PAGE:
The target of this spell gains no benefit from normal or magical sleep, writhing in a series of nightmares that torture its psyche and diminish its ability to perform strenuous tasks. The target doesn’t heal ability or hit point damage naturally and can’t prepare spells or regain spell slots. After one night of poor sleep, the target is fatigued (or exhausted if it was fatigued before trying to rest). A creature affected by this spell doesn’t recover from the fatigued or exhausted condition inflicted by this spell after resting, nor do spells such as lesser restoration provide any respite. Each restless night, the target takes 1d4 points of Wisdom damage, which also can’t be recovered by magic while night terrors is active.
The images from previous nightmares continue to haunt the target’s mind while awake. If the target has rested at least once while affected by night terrors and then becomes subjected to a fear condition, the target experiences the next higher level of fear than it would normally. However, per the alternate rules for fear, this spell cannot cause a lesser state of fear to become a greater one. If the effect causing the fear condition doesn’t usually stack with other fear effects, the target’s level of fear does not increase. This aspect of the spell is a fear effect.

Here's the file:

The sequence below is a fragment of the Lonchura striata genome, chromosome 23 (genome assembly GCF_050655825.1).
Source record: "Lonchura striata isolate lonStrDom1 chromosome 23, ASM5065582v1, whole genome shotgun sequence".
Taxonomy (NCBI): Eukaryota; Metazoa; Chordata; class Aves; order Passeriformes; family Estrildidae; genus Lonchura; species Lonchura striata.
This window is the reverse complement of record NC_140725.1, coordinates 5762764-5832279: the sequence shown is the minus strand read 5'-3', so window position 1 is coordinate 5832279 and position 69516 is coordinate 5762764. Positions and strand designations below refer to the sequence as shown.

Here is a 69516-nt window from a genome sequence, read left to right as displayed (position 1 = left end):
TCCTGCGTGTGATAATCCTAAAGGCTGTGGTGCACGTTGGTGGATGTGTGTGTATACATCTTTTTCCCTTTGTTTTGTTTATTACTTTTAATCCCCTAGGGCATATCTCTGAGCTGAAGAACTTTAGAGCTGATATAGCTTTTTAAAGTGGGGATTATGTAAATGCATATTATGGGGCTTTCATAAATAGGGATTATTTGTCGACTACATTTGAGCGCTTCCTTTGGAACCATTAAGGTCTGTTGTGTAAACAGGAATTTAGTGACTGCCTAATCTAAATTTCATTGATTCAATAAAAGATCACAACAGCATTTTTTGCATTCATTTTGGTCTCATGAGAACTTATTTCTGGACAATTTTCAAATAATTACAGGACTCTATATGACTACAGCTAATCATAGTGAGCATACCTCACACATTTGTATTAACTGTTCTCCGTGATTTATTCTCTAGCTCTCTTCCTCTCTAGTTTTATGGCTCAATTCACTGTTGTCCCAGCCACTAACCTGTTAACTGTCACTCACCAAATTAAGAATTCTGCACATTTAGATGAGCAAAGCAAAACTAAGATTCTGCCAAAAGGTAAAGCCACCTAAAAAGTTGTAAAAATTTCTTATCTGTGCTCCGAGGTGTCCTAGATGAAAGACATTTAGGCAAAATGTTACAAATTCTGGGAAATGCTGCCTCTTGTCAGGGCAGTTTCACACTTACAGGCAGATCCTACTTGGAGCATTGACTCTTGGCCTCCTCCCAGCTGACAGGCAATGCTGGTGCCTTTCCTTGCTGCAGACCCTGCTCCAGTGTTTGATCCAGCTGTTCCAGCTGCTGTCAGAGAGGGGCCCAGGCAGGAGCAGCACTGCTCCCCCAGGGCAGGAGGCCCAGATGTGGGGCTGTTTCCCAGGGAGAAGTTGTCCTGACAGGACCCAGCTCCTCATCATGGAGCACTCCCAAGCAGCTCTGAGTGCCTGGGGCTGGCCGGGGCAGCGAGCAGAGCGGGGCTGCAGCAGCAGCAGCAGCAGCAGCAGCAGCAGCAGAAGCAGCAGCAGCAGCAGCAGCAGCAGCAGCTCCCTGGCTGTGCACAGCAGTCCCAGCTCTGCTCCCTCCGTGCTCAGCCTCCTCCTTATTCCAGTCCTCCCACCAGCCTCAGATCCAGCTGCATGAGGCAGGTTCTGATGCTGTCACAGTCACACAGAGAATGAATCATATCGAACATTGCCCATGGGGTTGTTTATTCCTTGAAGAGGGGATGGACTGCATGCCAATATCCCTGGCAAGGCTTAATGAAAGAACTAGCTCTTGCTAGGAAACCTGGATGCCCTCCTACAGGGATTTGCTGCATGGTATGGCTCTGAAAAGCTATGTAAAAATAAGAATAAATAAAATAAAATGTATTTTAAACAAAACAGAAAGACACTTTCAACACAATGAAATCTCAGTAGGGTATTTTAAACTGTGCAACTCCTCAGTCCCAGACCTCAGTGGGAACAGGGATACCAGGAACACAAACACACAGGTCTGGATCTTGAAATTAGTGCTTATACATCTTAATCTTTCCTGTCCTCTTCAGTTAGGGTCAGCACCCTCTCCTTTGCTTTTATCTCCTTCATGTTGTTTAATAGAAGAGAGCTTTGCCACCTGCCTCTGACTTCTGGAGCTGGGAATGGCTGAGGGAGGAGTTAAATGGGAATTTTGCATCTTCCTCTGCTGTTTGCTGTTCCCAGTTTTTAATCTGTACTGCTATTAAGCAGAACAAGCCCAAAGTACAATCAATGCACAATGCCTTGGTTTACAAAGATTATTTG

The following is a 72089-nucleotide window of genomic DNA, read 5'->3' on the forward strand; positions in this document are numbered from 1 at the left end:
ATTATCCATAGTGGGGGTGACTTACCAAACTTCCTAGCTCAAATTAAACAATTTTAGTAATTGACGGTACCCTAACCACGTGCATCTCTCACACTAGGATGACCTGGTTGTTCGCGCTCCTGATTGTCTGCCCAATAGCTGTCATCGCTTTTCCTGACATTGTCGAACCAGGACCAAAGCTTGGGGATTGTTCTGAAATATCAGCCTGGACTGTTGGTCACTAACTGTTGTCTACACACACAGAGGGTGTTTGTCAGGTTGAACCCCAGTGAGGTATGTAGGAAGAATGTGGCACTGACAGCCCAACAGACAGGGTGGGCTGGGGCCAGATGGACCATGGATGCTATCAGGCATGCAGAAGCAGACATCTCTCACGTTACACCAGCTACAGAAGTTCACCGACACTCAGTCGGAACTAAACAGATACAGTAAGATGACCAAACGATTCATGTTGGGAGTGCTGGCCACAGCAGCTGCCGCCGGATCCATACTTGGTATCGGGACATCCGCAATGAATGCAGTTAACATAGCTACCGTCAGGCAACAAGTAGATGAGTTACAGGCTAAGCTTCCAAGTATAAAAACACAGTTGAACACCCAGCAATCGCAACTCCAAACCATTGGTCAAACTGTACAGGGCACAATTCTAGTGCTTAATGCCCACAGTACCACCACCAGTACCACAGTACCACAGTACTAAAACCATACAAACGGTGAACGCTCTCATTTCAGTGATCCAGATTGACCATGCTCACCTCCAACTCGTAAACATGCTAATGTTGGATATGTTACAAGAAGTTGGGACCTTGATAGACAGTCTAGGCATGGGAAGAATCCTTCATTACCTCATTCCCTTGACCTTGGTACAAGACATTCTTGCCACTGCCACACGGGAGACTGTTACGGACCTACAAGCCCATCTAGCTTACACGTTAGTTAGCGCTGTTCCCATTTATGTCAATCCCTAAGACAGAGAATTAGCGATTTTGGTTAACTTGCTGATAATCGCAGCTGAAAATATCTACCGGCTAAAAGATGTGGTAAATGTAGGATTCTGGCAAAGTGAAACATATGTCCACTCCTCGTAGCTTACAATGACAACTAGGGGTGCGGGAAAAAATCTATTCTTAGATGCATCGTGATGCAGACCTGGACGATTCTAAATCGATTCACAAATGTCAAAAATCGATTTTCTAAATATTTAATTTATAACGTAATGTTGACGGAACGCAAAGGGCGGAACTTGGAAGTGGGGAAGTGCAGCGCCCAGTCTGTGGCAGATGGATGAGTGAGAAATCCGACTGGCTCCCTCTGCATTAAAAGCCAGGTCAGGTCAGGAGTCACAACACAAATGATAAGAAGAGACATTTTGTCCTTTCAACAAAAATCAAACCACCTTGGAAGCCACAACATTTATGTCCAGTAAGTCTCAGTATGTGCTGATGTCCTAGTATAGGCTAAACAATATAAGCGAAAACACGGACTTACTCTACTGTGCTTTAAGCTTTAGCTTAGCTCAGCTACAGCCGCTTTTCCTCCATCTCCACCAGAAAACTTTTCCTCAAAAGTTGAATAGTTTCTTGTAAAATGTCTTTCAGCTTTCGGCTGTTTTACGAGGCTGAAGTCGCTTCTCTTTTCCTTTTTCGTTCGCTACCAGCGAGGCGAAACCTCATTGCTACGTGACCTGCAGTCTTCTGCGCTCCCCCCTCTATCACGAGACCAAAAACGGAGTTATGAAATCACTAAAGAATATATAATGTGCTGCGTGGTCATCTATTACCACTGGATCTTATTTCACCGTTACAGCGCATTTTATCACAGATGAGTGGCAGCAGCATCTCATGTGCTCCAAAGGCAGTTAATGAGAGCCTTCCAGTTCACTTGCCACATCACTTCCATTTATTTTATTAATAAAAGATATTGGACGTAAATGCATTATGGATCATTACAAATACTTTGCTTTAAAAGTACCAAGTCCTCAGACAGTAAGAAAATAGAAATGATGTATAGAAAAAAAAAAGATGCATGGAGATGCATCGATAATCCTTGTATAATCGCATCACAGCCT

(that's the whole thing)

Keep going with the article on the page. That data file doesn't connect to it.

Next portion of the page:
The affected creature can attempt a new saving throw once per day to end night terrors, but multiple attempts to rest in a given day do not afford the target multiple saves. A creature that successfully saves against night terrors ends the spell and rests normally that night but gains the benefits of only that night’s rest, not any benefits missed on previous nights.
Pathfinder Roleplaying Game Horror Adventures © 2016, Paizo Inc.; Authors: John Bennett, Clinton J. Boomer, Logan Bonner, Robert Brookes, Jason Bulmahn, Ross Byers, Jim Groves, Steven Helt, Thurston Hillman, Eric Hindley, Brandon Hodge, Mikko Kallio, Jason Nelson, Tom Phillips, Stephen Radney-MacFarland, Alistair Rigg, Alex Riggs, David N. Ross, F. Wesley Schneider, David Schwartz, Mark Seifter, and Linda Zayas-Palmer.